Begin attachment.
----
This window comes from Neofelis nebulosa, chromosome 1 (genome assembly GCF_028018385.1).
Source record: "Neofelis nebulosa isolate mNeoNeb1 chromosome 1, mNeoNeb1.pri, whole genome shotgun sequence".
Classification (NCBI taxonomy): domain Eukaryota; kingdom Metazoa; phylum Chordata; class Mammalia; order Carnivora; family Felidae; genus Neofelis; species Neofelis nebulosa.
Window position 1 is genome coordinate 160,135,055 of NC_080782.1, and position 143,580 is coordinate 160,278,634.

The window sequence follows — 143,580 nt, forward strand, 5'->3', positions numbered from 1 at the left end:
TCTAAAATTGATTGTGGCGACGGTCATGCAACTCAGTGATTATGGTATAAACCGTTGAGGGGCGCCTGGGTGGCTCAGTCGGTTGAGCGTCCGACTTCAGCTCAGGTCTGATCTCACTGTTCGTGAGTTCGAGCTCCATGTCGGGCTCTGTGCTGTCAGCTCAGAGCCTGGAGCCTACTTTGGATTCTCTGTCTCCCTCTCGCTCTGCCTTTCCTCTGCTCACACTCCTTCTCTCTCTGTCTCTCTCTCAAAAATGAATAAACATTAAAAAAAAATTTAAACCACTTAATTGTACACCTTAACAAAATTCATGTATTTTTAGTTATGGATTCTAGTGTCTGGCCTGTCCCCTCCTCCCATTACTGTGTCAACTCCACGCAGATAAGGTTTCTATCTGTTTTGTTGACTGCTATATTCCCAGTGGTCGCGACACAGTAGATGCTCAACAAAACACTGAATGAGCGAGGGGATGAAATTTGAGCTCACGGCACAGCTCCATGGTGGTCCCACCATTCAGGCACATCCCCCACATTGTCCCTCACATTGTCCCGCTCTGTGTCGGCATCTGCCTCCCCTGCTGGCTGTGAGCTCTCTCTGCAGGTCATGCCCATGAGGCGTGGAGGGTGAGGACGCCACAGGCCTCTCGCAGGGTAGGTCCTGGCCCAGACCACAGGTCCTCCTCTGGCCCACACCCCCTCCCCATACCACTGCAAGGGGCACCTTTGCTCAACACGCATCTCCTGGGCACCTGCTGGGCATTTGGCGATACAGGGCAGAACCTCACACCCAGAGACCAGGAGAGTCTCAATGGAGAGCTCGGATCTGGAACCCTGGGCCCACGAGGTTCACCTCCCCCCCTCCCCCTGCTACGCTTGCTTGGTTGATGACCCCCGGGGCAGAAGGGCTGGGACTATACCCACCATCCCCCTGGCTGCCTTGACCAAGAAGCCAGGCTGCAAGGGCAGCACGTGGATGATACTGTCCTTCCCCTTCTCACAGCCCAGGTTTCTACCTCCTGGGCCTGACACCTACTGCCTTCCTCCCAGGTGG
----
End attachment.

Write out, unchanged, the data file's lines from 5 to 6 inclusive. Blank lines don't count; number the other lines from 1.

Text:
The window sequence follows — 143,580 nt, forward strand, 5'->3', positions numbered from 1 at the left end:
TCTAAAATTGATTGTGGCGACGGTCATGCAACTCAGTGATTATGGTATAAACCGTTGAGGGGCGCCTGGGTGGCTCAGTCGGTTGAGCGTCCGACTTCAGCTCAGGTCTGATCTCACTGTTCGTGAGTTCGAGCTCCATGTCGGGCTCTGTGCTGTCAGCTCAGAGCCTGGAGCCTACTTTGGATTCTCTGTCTCCCTCTCGCTCTGCCTTTCCTCTGCTCACACTCCTTCTCTCTCTGTCTCTCTCTCAAAAATGAATAAACATTAAAAAAAAATTTAAACCACTTAATTGTACACCTTAACAAAATTCATGTATTTTTAGTTATGGATTCTAGTGTCTGGCCTGTCCCCTCCTCCCATTACTGTGTCAACTCCACGCAGATAAGGTTTCTATCTGTTTTGTTGACTGCTATATTCCCAGTGGTCGCGACACAGTAGATGCTCAACAAAACACTGAATGAGCGAGGGGATGAAATTTGAGCTCACGGCACAGCTCCATGGTGGTCCCACCATTCAGGCACATCCCCCACATTGTCCCTCACATTGTCCCGCTCTGTGTCGGCATCTGCCTCCCCTGCTGGCTGTGAGCTCTCTCTGCAGGTCATGCCCATGAGGCGTGGAGGGTGAGGACGCCACAGGCCTCTCGCAGGGTAGGTCCTGGCCCAGACCACAGGTCCTCCTCTGGCCCACACCCCCTCCCCATACCACTGCAAGGGGCACCTTTGCTCAACACGCATCTCCTGGGCACCTGCTGGGCATTTGGCGATACAGGGCAGAACCTCACACCCAGAGACCAGGAGAGTCTCAATGGAGAGCTCGGATCTGGAACCCTGGGCCCACGAGGTTCACCTCCCCCCCTCCCCCTGCTACGCTTGCTTGGTTGATGACCCCCGGGGCAGAAGGGCTGGGACTATACCCACCATCCCCCTGGCTGCCTTGACCAAGAAGCCAGGCTGCAAGGGCAGCACGTGGATGATACTGTCCTTCCCCTTCTCACAGCCCAGGTTTCTACCTCCTGGGCCTGACACCTACTGCCTTCCTCCCAGGTGG